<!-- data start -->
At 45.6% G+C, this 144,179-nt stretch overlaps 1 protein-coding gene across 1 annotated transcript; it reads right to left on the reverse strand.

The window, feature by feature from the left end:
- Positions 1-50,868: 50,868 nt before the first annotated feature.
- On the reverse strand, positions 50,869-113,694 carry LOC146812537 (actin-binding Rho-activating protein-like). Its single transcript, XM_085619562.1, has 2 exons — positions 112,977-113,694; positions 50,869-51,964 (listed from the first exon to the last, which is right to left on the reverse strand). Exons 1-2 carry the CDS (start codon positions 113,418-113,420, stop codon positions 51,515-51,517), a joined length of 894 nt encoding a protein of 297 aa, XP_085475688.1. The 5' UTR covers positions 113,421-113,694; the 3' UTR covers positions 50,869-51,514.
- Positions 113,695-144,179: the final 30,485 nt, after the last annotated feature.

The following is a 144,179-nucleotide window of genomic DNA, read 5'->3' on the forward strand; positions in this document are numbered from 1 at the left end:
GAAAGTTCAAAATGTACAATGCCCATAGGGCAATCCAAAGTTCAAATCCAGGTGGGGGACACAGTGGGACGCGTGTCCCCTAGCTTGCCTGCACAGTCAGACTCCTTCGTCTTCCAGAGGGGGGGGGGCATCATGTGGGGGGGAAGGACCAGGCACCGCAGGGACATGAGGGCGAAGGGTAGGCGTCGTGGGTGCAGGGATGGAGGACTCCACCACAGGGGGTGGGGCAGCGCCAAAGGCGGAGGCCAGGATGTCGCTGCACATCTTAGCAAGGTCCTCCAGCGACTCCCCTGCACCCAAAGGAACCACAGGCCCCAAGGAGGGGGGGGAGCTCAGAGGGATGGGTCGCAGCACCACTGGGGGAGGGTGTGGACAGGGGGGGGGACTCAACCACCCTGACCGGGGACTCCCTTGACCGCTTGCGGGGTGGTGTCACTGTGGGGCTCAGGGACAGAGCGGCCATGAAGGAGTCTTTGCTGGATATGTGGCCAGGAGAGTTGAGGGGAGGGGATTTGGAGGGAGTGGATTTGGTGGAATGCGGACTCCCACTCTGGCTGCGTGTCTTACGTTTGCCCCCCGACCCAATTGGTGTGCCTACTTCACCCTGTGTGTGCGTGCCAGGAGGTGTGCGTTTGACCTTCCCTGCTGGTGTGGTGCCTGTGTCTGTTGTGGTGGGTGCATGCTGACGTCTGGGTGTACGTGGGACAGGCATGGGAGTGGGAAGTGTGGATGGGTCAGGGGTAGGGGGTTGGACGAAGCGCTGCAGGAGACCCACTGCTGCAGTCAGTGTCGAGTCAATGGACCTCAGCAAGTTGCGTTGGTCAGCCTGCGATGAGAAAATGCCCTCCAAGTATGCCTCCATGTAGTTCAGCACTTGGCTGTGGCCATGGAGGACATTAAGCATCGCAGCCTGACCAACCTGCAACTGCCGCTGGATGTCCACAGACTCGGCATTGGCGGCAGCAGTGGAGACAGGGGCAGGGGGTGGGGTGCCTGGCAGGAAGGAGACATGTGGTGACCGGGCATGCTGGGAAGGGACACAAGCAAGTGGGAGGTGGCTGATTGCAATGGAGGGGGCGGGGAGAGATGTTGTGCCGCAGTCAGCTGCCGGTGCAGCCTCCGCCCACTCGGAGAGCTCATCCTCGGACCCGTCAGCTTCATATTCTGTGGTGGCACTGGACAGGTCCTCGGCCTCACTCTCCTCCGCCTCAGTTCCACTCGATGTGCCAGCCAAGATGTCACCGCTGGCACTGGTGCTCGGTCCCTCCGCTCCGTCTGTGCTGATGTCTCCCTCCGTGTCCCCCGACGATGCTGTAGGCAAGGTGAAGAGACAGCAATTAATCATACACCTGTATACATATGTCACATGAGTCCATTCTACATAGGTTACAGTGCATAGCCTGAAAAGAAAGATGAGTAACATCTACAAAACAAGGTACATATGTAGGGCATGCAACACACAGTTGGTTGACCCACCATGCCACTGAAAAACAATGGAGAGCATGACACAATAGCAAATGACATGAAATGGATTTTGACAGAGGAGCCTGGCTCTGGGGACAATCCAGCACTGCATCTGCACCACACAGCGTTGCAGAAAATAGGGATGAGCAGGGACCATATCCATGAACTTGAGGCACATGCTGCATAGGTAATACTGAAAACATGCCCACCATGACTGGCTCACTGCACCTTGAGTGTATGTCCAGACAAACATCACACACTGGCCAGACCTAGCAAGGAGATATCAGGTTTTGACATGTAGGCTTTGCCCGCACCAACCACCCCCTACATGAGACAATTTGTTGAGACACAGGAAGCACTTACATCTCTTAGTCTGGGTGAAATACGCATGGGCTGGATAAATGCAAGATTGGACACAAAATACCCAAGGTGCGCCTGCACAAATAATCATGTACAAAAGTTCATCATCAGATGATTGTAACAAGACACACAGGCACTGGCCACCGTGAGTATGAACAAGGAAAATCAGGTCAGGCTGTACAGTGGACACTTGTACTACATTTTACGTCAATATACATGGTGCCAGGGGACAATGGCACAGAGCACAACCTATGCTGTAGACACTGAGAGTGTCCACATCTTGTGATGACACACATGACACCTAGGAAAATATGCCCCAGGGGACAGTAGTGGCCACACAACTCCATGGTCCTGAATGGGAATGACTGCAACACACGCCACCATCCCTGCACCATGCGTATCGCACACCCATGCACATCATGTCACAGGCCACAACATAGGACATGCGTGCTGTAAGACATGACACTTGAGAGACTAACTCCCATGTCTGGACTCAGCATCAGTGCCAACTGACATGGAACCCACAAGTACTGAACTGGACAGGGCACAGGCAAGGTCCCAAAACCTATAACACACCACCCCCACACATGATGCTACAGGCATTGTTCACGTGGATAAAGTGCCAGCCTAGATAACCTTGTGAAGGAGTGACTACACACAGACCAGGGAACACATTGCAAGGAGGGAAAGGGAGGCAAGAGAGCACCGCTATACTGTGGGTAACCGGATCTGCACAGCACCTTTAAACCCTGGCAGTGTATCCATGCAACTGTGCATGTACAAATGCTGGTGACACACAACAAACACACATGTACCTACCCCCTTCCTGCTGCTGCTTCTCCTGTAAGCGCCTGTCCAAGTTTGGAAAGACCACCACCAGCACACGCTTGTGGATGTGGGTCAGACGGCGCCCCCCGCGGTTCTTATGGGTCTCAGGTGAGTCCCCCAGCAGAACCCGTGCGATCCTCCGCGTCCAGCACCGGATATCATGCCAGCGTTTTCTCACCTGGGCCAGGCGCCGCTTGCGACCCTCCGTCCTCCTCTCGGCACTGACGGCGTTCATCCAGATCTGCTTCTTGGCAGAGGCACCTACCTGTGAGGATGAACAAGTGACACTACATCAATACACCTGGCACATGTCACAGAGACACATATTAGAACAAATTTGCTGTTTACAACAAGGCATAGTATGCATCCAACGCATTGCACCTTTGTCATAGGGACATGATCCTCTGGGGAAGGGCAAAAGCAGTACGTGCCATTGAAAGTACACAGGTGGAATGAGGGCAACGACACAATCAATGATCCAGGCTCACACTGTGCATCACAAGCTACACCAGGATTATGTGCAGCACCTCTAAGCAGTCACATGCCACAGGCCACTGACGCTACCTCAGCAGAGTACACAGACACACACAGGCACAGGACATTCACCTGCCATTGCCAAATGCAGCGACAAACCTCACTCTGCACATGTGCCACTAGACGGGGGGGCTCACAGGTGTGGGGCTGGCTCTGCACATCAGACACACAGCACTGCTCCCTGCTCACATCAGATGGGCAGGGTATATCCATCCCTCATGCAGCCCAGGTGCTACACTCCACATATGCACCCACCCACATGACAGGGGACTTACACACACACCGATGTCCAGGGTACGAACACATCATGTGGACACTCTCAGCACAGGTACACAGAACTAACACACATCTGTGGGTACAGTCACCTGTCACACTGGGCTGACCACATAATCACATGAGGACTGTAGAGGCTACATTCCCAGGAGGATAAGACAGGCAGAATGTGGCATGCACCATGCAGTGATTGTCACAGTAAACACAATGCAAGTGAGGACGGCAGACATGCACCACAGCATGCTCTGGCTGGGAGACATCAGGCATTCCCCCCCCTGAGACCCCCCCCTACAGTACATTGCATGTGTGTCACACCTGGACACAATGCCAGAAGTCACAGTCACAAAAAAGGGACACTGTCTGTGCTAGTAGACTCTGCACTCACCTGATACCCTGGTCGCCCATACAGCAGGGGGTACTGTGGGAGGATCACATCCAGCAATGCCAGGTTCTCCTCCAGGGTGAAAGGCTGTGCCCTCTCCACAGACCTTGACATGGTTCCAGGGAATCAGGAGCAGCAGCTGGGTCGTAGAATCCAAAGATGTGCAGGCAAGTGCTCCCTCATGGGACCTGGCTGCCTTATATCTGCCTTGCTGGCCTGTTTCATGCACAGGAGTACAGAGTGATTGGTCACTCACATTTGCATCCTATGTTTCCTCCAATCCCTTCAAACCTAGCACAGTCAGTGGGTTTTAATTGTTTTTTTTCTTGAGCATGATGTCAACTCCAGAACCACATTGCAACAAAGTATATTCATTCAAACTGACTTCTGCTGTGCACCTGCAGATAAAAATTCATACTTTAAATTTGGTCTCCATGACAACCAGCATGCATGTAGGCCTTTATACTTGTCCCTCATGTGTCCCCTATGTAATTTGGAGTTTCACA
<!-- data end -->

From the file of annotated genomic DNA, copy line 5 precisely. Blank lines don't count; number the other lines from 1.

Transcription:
- Positions 113,695-144,179: the final 30,485 nt, after the last annotated feature.